• Foreign Languages (Grades PK-6 or 5-12):
    • Chinese (Mandarin)
    • French
    • German
    • Italian
    • Portuguese
    • Russian
    • Spanish
  • General Science (Grades 1-6 or 5-8)
  • Health/Family and Consumer Sciences (All Grades)
  • History (Grades 1-6, 5-8, or 8-12)
  • Instructional Technology (All Grades)
  • Latin & Classical Humanities (Grades 5-12)
  • Mathematics (Grades 1-6, 5-8, or 8-12)
  • Music – Vocational/Instrumental/General (All Grades)
  • Physical Education (Grades PK-8 or 5-12)
  • Physics (Grades 5-8 or 8-12)
  • Political Science/Political Philosophy (Grades 5-8 or 8-12)
  • Speech (All Grades)
  • Technology/Engineering (All Grades)
  • Theater (All Grades)
  • Visual Art (Grades PK-8 or 5-12)
  • Teacher of Students with Moderate Disabilities (Grades PK-8 or 5-12)
  • Teacher of Students with Severe Disabilities (All Grades)
  • Teacher of the Deaf and Hard of Hearing (All Grades)
  • Teacher of the Visually Impaired (All Grades)
  • Academically Advanced (Grades PK-8)
  • Reading (All Grades)
  • Speech, Language and Hearing Disorders (All Grades)

The Massachusetts Department of Elementary & Secondary Education provides this list of schools in the state that offer MTEL test preparation courses.

Experience Requirements

Under the rules of the Massachusetts Department of Elementary & Secondary Education, as a licensure applicant, you are expected to have completed a student teaching internship experience of at least 150 to 300 hours in the subject area/grade level in which you wish to become licensed. (The length of your internship is based upon your chosen subject/grade level. Individual licensure requirements for internship length may be found here in 7.04 (4)).

This experience must take place in the classroom, under the guidance and mentorship of the classroom teacher of record. You will participate in a variety of activities while serving your student teaching internship, including developing and implementing lesson plans, leading the class, and assisting the teacher of record in his or her daily duties. At the end of your internship, your performance will be assessed (using these Preservice Performance Assessment (PPA) guidelines) by an official from your educator preparation program and/or your classroom teacher/mentor.

Document and Application Requirements

When you have fulfilled all of the state’s requirements for educator licensure (i.e., completed your educator preparation program, including the student teaching experience; earned at least a bachelor’s degree, and passed the MTEL exams that apply to your situation), you are ready to apply for teacher licensure in Massachusetts. This may be done online through the ESE Security Portal or you may mail a hard copy application.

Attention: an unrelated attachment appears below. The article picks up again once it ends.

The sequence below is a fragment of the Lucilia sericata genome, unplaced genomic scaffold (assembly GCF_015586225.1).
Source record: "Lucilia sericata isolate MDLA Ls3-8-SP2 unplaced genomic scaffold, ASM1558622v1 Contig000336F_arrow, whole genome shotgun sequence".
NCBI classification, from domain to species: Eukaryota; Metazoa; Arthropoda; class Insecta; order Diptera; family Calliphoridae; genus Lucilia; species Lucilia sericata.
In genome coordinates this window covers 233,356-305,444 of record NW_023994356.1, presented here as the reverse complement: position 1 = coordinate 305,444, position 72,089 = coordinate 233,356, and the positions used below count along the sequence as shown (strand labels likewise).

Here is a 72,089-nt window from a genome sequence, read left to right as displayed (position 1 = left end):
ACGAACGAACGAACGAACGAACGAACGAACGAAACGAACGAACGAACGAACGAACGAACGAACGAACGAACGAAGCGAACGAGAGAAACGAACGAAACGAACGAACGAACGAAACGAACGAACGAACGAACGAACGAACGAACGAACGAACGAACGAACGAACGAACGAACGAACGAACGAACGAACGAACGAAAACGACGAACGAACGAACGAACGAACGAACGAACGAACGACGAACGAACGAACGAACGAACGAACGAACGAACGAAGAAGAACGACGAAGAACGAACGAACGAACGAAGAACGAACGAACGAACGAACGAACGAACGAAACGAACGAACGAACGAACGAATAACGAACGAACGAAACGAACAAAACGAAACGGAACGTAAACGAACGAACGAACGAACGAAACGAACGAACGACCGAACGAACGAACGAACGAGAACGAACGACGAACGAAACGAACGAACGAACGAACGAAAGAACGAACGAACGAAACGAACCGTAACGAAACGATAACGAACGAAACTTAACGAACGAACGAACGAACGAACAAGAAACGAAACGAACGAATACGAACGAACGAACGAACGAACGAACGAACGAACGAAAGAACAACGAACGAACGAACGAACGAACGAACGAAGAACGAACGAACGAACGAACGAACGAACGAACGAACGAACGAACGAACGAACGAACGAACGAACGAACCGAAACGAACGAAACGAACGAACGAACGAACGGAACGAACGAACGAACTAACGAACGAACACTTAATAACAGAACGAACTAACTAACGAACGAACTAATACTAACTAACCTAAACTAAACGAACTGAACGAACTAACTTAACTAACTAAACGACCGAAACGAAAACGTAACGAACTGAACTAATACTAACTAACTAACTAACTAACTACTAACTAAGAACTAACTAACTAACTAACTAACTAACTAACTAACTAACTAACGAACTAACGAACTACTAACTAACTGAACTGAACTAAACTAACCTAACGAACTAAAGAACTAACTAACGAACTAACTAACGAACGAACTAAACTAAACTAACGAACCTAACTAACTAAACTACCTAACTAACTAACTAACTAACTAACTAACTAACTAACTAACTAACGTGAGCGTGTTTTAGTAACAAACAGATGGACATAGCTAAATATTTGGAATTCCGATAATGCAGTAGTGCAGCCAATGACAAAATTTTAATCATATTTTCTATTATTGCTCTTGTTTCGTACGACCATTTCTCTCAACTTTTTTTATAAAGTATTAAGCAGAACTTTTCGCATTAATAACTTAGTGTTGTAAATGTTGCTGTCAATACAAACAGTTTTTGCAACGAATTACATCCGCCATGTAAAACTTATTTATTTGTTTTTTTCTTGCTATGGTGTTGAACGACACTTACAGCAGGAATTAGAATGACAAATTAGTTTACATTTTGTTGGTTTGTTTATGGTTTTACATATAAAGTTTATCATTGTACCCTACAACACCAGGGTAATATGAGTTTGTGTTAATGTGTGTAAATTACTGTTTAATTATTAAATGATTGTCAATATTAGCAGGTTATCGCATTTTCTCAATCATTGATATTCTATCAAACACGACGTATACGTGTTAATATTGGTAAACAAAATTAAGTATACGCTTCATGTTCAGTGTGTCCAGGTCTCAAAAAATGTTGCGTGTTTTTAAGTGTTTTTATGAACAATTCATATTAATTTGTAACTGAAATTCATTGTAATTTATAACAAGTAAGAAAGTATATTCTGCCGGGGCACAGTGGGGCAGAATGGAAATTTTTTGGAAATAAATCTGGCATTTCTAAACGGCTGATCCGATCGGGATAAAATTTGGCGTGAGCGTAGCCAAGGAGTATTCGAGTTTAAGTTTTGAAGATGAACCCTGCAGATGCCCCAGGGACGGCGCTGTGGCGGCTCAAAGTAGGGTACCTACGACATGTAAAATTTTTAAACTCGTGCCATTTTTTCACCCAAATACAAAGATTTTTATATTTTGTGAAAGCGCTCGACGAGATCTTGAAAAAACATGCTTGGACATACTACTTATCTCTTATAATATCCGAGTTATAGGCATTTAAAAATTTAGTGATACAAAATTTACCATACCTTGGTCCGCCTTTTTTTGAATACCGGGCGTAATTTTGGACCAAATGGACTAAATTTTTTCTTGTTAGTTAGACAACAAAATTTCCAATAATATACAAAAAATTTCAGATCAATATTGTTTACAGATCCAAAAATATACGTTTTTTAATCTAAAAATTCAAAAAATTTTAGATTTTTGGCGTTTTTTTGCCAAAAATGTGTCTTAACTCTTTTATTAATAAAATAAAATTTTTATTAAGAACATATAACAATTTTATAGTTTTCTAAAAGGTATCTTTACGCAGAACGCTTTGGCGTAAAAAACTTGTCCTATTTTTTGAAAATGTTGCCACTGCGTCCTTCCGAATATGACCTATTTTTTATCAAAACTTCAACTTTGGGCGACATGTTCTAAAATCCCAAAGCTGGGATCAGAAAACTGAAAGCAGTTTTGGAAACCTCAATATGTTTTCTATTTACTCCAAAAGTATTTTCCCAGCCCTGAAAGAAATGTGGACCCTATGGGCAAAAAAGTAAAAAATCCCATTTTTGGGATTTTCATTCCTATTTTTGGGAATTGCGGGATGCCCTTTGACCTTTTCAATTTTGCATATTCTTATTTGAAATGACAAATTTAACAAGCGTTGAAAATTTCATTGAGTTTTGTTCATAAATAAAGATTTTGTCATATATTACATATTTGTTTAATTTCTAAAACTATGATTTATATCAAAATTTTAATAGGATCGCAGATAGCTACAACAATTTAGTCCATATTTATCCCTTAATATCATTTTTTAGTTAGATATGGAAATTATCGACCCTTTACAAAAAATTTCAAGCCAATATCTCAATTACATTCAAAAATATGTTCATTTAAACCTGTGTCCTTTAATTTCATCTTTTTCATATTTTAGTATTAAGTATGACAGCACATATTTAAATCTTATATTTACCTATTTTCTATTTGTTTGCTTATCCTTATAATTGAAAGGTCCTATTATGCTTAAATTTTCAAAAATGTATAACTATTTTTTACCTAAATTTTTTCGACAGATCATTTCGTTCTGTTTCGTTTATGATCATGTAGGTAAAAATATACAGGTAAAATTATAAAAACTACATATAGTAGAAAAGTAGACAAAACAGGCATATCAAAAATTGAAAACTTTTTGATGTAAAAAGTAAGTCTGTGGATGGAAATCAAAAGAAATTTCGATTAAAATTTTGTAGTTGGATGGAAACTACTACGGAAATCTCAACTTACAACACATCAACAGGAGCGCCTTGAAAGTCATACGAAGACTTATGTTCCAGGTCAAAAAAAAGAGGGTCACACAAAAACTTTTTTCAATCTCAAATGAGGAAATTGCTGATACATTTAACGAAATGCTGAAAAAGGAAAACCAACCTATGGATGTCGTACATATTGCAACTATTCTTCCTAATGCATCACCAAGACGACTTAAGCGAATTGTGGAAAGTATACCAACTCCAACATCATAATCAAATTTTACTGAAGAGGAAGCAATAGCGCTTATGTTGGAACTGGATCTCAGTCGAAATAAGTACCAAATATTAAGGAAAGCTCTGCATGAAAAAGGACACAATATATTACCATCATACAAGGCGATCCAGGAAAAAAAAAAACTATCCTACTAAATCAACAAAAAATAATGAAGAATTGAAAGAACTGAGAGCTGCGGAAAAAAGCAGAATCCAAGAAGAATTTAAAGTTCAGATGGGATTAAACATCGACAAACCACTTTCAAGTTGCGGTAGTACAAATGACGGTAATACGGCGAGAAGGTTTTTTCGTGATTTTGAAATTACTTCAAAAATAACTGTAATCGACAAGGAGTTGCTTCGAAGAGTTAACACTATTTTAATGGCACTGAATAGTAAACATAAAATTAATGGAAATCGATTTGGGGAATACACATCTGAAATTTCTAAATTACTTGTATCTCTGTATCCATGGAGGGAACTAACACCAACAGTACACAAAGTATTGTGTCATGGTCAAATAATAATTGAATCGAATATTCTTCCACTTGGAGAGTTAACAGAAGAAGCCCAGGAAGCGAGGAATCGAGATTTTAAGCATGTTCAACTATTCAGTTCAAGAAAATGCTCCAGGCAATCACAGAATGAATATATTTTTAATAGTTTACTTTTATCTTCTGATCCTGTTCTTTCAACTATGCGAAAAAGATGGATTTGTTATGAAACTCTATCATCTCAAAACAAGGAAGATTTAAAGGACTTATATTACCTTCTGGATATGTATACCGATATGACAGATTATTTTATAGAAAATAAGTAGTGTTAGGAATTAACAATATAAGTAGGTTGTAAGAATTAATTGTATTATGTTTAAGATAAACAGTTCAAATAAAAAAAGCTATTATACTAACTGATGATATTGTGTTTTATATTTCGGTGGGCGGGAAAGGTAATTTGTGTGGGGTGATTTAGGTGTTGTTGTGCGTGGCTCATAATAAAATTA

You will be asked to submit official college transcripts along with your application for licensure. The Massachusetts Department of Elementary & Secondary Education should already have your MTEL score reports. Make sure to enclose the $100 application fee made payable (via check, money order, or credit card) to the Commonwealth of Massachusetts. If your license requires employment verification letters, attach them or send them separately. Print your social security number, MEPID, or educator license number on the face of every document you submit to the Massachusetts Department of Elementary and Secondary Education, Office of Educator Licensure, 75 Pleasant Street, Malden, MA 02148.

Criminal History Background Check

The Massachusetts Department of Elementary & Secondary Education is certified by the Criminal History Systems Board to access any current or pending criminal data on applicants for teacher licensure. On your licensure application, you will be asked to affirm that you have no criminal history background. If you do, the Department is authorized to investigate. Before being hired by any Massachusetts school system, you must undergo a criminal background check. Information on this process will be provided to you upon your application for a teaching position with a Massachusetts school district.

Contact Information

If you need information on educator preparation programs in Massachusetts, visit the Educator Preparation Programs Directory to contact them directly.

For more information on educator licensure in Massachusetts, contact the Office of Educator Licensure at their website, or by calling 781-338-6600.

*2019 U.S. Bureau of Labor Statistics data – Conditions in your area may vary.

**Teacher Retention Sources – U.S. Department of Education, National Center for Education, Statistics Schools and Staffing Survey, 1999–2000 (“Public School Teacher Questionnaire,” “Private School Teacher Questionnaire,” and “Public Charter School Teacher Questionnaire”),
and 2000–01 Teacher Follow-up Survey (“Questionnaire for Current Teachers” and “Questionnaire for Former Teachers,” Table 1.01). Washington, DC.

State estimations based on analysis by Richard Ingersoll, Professor of Education and Sociology, University of Pennsylvania, from the National Center for Education Statistics Student and Staffing Survey, and therefore include a slight margin of error.